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2 Answers

How about defining onYouTubePlayerAPIReady as a global function like how the API expects it and then call your onPlayerReady method from inside that function? Code sample:

window.onYouTubePlayerAPIReady = function () {
    var args = Array.prototype.slice.call(arguments);
    args.push(videos, locales);
    videoTemplate.onPlayerReady.apply(videoTemplate, args);
};

And you modify the signature of onPlayerReady method to accept arguments in the same order

share|improve this answer
    
Thanks for your response! This is a clever idea. If I wanted to avoid modifying window for this, can you think of any other solution? I guess I am stuck with this approach if the API assumes the window.onYouTubePlayerAPIReady, correct? –  djreed Jun 11 '12 at 5:03
1  
Yeah, I think if the API expects the definition like that, there might not be another approach that I can think of. If you're worried about polluting the global namespace (window in this case), you can always nullify the onYouTubePlayerAPIReady after it is done with the job, i.e, window.onYouTubePlayerAPIReady = null as the last line inside onYouTubePlayerAPIReady method –  Sudhee G Jun 11 '12 at 5:09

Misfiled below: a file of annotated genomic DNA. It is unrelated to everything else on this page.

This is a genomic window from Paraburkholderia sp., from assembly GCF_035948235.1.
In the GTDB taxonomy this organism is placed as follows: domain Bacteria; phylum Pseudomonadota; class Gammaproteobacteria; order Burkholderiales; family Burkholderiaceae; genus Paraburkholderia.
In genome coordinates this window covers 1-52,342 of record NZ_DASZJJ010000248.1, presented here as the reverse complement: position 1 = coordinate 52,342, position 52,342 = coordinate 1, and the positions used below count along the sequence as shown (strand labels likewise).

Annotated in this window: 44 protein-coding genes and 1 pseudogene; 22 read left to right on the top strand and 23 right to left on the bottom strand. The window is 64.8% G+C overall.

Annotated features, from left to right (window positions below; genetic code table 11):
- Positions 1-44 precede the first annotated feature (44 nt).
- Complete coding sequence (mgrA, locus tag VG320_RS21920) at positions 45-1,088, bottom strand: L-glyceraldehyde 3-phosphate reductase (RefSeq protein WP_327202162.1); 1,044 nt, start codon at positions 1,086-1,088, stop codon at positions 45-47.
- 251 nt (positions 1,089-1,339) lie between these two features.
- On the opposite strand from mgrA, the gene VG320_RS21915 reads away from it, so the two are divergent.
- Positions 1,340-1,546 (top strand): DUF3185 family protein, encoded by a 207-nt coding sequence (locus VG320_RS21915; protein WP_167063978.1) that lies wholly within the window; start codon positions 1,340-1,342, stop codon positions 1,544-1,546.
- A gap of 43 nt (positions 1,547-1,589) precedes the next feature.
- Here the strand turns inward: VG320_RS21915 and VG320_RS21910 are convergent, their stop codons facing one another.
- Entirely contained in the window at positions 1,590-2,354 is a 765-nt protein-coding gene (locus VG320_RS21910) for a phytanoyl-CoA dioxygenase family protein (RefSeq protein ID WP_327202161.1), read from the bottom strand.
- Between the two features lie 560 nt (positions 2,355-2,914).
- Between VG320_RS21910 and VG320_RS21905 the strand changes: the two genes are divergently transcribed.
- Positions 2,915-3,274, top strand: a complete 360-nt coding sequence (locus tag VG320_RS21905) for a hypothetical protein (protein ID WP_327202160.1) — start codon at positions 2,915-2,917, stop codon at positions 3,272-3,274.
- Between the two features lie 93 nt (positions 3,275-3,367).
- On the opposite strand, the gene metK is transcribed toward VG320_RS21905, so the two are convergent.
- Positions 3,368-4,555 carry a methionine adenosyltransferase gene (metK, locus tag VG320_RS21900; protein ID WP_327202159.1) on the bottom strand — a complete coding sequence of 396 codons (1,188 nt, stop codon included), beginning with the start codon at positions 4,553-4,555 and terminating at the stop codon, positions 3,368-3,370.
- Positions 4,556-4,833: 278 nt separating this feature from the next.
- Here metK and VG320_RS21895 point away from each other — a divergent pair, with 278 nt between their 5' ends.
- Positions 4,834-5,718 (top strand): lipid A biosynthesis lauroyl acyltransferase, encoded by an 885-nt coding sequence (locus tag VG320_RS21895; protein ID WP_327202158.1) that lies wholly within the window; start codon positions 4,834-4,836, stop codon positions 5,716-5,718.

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To answer your specific question:

My challenge is that I would like to pass 2 variables to the callback function. Is there any way to do this without defining these 2 variables in the context of the window object?

Yes, there are ways to provide data to a callback function without using global variables. However, before looking at the callback function, the YouTube API has the following requirement:

In addition, any HTML page that contains the YouTube player must implement a JavaScript function named onYouTubePlayerReady. The API will call this function when the player is fully loaded and the API is ready to receive calls.

The YouTube API examples add event listeners within the onYouTubePlayerReady function as shown here:

function onYouTubePlayerAPIReady() {
  var player;
  player = new YT.Player('player', {
    width: 1280,
    height: 720,
    videoId: 'u1zgFlCw8Aw',
    events: {
      'onReady': onPlayerReady,
      'onPlaybackQualityChange': onPlayerPlaybackQualityChange,
      'onStateChange': onPlayerStateChange,
      'onError': onPlayerError
    }
  });
} 

It appears that your example callback function yt.video.prototype.onPlayerReady is intended to be an event listener for the YouTube API event onReady emitted by a YouTube YT.Player object. The API docs indicate that event listeners are added either when constructing the YT.Player object or added using the addEventListener function (the Closure Library alternative is goog.events.listen).

Since the yt.video.prototype.onPlayerReady event listener needs to "listen" for the onReady event emitted from a YouTube YT.Player object, it would be circular to construct new YT.Player instances within the event listener yt.video.prototype.onPlayerReady intended to listen for an event emitted by a YT.Player instance.